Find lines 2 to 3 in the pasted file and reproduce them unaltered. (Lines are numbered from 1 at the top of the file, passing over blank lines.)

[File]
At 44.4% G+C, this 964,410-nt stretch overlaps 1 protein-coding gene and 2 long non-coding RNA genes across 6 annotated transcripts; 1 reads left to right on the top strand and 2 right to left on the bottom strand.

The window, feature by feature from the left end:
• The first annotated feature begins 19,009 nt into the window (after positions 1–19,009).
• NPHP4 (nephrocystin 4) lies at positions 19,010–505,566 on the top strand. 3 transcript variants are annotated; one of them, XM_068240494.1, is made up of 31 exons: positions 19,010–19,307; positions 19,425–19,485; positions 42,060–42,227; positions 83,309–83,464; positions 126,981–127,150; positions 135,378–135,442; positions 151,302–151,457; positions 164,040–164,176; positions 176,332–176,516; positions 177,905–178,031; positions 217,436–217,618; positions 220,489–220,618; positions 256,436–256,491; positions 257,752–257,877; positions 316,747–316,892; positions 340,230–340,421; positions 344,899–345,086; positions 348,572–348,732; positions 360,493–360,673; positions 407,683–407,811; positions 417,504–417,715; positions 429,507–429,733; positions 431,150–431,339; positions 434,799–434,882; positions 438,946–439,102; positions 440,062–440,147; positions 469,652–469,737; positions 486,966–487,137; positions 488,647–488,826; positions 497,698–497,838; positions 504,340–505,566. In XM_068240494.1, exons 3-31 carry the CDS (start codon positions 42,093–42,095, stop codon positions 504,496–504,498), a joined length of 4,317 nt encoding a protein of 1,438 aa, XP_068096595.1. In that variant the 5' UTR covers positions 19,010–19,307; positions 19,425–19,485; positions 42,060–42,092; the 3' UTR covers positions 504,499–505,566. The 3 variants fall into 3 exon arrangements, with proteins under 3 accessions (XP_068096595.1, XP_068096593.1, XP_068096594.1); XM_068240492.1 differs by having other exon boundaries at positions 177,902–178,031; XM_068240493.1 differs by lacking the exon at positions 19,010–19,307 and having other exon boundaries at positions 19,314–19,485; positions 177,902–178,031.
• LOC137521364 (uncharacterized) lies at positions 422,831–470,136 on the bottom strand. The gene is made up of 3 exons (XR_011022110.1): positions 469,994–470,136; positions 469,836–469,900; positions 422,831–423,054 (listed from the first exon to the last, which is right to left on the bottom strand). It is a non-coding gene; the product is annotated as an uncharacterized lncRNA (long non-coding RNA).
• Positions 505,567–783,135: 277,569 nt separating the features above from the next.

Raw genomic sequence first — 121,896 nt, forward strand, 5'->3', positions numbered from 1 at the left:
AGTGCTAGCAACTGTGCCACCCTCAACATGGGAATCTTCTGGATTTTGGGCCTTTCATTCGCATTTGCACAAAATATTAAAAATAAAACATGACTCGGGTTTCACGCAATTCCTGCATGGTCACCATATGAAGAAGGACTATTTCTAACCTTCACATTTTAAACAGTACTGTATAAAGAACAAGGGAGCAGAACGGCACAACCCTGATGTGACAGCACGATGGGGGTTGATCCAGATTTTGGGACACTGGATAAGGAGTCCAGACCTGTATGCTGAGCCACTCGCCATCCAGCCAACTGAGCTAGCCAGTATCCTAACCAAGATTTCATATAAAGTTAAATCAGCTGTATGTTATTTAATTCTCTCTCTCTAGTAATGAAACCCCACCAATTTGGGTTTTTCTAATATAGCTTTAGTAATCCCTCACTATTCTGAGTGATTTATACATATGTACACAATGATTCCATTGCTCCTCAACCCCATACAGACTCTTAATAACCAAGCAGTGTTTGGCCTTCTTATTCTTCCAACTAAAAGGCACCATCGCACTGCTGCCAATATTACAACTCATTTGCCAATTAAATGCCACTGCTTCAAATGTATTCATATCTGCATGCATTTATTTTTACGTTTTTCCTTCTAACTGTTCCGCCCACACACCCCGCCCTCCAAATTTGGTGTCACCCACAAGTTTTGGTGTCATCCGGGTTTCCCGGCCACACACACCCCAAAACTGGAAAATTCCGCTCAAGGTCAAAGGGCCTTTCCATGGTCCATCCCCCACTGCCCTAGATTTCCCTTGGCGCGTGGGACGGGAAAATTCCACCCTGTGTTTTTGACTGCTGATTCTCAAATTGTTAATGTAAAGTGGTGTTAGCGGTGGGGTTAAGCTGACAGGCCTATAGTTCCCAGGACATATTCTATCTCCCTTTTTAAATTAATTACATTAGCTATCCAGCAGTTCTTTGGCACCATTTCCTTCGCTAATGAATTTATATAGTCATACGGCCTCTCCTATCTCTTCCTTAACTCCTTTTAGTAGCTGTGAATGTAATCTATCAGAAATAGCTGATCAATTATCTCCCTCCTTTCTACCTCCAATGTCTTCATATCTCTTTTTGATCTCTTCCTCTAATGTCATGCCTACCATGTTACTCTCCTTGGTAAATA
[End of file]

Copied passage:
The window, feature by feature from the left end:
• The first annotated feature begins 19,009 nt into the window (after positions 1–19,009).